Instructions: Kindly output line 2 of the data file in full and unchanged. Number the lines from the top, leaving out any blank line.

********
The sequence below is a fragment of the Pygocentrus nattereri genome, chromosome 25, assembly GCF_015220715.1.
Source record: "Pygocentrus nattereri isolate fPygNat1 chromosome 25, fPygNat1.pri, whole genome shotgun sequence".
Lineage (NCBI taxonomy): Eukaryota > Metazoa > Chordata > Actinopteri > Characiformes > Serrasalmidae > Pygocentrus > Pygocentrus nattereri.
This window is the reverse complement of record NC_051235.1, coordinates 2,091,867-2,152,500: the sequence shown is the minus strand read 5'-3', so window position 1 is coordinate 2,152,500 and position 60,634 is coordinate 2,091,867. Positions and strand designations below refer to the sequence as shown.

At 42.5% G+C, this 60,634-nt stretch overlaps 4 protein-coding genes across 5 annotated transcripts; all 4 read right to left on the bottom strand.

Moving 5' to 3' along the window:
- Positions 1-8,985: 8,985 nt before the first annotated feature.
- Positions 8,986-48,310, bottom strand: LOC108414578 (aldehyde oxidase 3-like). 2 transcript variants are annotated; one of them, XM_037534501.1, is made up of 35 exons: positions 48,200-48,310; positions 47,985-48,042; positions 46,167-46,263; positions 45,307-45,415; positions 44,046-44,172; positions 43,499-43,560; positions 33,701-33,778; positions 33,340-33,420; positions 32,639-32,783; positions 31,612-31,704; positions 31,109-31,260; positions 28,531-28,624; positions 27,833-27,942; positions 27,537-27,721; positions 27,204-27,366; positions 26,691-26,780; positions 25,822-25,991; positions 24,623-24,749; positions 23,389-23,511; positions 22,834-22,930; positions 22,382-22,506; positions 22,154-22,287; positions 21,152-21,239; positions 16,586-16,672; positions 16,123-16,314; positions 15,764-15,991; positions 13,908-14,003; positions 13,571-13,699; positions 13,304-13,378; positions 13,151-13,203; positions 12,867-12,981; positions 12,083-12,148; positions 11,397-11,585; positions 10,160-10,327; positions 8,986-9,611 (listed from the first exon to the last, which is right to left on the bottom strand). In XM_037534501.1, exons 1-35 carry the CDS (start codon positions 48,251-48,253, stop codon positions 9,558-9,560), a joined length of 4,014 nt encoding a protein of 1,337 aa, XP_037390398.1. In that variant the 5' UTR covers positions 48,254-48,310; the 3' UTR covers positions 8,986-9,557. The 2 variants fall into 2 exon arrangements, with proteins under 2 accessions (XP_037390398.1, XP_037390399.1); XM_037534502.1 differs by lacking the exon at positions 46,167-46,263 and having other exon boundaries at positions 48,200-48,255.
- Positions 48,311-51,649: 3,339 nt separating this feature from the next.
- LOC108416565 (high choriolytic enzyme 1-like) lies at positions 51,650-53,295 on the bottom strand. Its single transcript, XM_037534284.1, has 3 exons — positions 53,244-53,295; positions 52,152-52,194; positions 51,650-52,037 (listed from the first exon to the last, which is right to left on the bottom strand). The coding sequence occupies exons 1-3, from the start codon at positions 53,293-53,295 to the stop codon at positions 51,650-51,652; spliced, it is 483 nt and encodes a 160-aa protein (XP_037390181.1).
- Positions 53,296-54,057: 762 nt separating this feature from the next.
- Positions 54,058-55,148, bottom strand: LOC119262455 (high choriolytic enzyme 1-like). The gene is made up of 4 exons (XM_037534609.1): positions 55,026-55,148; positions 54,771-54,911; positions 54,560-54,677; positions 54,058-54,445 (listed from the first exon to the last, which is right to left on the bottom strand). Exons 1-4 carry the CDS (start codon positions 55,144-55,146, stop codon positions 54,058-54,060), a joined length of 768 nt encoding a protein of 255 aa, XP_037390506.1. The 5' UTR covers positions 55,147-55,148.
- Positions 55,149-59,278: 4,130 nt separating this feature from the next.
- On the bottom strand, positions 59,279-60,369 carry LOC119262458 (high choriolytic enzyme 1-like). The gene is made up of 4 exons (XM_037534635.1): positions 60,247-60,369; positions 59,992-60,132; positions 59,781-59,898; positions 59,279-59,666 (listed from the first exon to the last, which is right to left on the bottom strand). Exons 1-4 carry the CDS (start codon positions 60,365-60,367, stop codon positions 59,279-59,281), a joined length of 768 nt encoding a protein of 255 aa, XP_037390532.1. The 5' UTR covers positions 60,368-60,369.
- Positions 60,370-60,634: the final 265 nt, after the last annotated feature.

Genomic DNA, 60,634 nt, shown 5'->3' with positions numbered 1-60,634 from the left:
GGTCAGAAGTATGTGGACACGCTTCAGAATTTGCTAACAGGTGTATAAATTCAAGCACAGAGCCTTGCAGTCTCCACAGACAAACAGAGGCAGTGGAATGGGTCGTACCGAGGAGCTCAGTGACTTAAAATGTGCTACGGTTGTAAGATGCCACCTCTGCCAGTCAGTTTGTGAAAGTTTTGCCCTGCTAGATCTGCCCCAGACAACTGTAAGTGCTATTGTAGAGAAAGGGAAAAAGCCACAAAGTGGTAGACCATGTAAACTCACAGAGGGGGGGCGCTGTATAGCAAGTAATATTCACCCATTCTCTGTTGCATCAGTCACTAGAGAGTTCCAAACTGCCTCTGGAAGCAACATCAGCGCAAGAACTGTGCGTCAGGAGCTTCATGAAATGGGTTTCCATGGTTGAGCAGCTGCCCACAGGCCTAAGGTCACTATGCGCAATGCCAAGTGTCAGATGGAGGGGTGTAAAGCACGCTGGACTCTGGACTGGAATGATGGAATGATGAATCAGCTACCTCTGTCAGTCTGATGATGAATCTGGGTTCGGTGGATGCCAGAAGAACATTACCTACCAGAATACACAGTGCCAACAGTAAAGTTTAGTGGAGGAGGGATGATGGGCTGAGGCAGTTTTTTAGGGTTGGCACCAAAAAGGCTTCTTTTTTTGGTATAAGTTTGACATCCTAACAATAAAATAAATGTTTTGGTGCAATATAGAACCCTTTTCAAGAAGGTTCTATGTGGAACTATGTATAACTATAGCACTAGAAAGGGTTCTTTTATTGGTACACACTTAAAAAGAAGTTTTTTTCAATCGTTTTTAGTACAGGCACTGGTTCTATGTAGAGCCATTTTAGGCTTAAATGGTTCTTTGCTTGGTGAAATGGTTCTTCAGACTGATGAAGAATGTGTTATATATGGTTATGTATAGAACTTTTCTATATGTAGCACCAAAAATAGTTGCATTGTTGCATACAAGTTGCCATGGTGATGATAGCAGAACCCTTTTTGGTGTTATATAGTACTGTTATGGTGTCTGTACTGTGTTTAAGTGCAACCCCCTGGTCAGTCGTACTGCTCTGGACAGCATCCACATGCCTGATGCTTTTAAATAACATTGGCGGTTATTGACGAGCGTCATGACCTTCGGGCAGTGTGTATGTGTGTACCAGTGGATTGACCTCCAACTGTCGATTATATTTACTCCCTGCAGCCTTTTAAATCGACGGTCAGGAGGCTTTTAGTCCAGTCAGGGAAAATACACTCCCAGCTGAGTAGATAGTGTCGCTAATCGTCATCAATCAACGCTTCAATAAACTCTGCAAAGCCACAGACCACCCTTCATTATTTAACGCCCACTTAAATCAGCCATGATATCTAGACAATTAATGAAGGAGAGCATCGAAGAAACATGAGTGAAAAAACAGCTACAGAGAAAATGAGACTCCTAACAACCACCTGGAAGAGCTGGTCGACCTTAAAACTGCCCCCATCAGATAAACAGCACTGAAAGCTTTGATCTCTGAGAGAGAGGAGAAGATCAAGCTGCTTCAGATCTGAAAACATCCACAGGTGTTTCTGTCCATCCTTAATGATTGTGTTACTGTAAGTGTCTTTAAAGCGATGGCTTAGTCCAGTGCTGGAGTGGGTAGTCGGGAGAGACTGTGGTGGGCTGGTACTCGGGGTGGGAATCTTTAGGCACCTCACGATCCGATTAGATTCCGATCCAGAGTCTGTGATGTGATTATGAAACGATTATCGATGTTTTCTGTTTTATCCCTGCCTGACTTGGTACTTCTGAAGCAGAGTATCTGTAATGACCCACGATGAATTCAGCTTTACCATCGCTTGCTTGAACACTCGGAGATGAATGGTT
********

Source record: "Pygocentrus nattereri isolate fPygNat1 chromosome 25, fPygNat1.pri, whole genome shotgun sequence".